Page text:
17 Literary Gifts for Book Lovers

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From rare first editions to one-of-a-kind bindings and unpublished illustrations, our curated selection of extraordinary literary gifts are sure to please the book-lover on your holiday shopping list. Click ahead for some of our specialists’ favourites this season, including the first appearance of Harry Potter in book form, an inscribed first edition of Thomas Pynchon's first novel V., and more.

Fine Books & Manuscripts
11 December | New York

English Literature, History, Children's Books & Illustrations
11–12 December | London

History of Science & Technology
12 December | New York

17 Literary Gifts for Book Lovers

  • Anthony Burgess, Uncorrected Proof Copy of A Clockwork Orange. London: Heinemann, 1962. Estimate $1,500–2,500.
    An uncorrected proof copy of Burgess’s dystopian tale about a near-future Britain beset by urban violence, technological excess and authoritarianism. The ending was altered for the American edition published in 1963, with the last chapter (present here) being left out; it was not until 1986 that the novel was reissued with the original ending restored.


  • Oscar Wilde, The Happy Prince. David Nutt, 1888. Estimate £6,000–8,000 ($7,927–10,570).
    The collection of stories that established Wilde’s reputation, here signed by the author and the publisher. Describing the stories in an 1888 letter to novelist and poet George Herbert Kersley, Wilde wrote, “They are studies in prose, put for Romance’s sake into a fanciful form: meant partly for children, and partly for those who have kept the childlike faculties of wonder and joy, and who find in simplicity a subtle strangeness.”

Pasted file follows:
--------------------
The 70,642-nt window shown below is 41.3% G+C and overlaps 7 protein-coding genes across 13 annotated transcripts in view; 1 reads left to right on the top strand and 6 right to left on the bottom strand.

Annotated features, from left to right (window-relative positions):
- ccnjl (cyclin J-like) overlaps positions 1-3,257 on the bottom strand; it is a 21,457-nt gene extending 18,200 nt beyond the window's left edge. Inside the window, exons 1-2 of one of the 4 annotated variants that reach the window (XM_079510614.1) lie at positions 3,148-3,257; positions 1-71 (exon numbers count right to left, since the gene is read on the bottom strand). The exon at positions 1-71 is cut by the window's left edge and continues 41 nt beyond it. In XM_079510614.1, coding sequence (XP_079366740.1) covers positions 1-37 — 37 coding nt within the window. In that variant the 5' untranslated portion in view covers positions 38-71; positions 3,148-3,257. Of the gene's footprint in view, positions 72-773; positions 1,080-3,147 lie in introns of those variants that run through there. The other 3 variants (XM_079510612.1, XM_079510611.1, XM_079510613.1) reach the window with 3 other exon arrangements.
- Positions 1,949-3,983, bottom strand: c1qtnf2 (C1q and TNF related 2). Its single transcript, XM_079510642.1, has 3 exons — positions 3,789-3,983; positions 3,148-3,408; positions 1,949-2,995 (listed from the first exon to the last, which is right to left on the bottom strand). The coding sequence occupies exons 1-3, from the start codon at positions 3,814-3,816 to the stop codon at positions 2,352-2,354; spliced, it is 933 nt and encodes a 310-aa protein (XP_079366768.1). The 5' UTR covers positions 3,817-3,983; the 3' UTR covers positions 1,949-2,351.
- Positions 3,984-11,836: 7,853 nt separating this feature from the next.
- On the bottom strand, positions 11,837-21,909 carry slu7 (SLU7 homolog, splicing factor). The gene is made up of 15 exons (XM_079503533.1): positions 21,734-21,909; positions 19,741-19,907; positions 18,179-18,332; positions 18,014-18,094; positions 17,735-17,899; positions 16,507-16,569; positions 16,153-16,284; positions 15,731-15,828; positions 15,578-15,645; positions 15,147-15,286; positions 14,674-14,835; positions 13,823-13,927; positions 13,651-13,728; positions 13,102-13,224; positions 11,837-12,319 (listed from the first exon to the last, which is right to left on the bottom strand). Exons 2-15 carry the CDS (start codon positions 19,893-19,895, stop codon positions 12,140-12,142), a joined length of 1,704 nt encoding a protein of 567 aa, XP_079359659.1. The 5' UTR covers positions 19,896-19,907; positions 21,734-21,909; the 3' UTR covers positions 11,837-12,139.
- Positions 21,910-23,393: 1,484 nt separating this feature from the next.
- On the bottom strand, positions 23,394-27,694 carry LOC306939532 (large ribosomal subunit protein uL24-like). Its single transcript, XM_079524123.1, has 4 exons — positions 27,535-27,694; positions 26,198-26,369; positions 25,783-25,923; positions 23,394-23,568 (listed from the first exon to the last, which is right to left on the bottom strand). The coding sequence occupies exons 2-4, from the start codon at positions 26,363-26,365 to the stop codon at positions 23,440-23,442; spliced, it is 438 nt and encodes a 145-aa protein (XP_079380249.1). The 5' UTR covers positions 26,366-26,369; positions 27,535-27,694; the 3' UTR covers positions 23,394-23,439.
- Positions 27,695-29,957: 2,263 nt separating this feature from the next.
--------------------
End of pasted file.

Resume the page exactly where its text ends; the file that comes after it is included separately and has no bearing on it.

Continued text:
• Emily Dickinson, Poems. Second and Third Series. Boston: Roberts Brothers, 1891-1896. Estimate $2,500–3,500.
    Edited by her friends T.W. Higginson and Mabel Loomis Todd, these two first editions form part of Dickinson’s posthumously published poetry anthology.


  • Ian Fleming, Casino Royale. Jonathan Cape, 1953. Estimate £10,000–15,000 ($13,212–19,818).
    For the ultimate Bond fan – the first edition of the first James Bond novel that launched the timeless series and media franchise.

  • Ernest Hemingway, In Our Time. Paris: Three Mountains Press, 1924. Estimate $7,000–10,000.
    A first edition of Hemingway's second book, this is copy 107 of 170 numbered copies, and features a half-title with frontispiece woodcut portrait of Hemingway by Lost Generation artist Henry Strater.


  • J.K. Rowling, Harry Potter and the Philosopher's Stone Uncorrected Proof Copy. Bloomsbury, 1997. Estimate £2,500–3,000 ($3,303–3,964).
    An uncorrected proof copy, this marks the first time that Harry Potter appeared in book form. The author appears as "J.A. Rowling" on the title page. It is generally thought that only 200 copies were printed.
     

  • Jack Kerouac, On The Road. New York: The Viking Press, [1963]. Estimate $5,000–7,000.
    A wonderful association copy, inscribed by Neal Cassady, who famously served as the model for Dean Moriarty in Kerouac’s landmark American novel. Copies signed by Cassady are uncommon, and the example at hand is inscribed on the half-title, and dated 3 July 1966: “For Art & Jeanne [Stockett], Few, if any, have been more gracious & tolerant of my foibles than you two sweethearts; may your hearts be consecrated in marriage soon. Love Neal. (Dean hissemself!).” Arthur Stockett was a Bay Area bibliophile and collector, and sometime associate of Cassady, Allen Ginsberg and Lawrence Ferlinghetti who was alternately known as “the Colonel.”

  • James Joyce, Ulysses. Paris: Shakespeare and Company, 1922. Estimate £150,000–250,000 ($198,180–330,300).
    A near fine copy of the most desirable issue of the most important and influential English novel of the 20th century. The total edition was limited to 1,000 copies of which 100 were numbered and signed by the author on Dutch handmade paper, 150 numbered and printed on vergé d’Arches and another 750 were merely numbered. By April 1922 the 1/750 issue had sold out, with the stock of the 1/150 issue exhausted by June; this, the most expensive issue of 100 signed copies, had sold out out by August.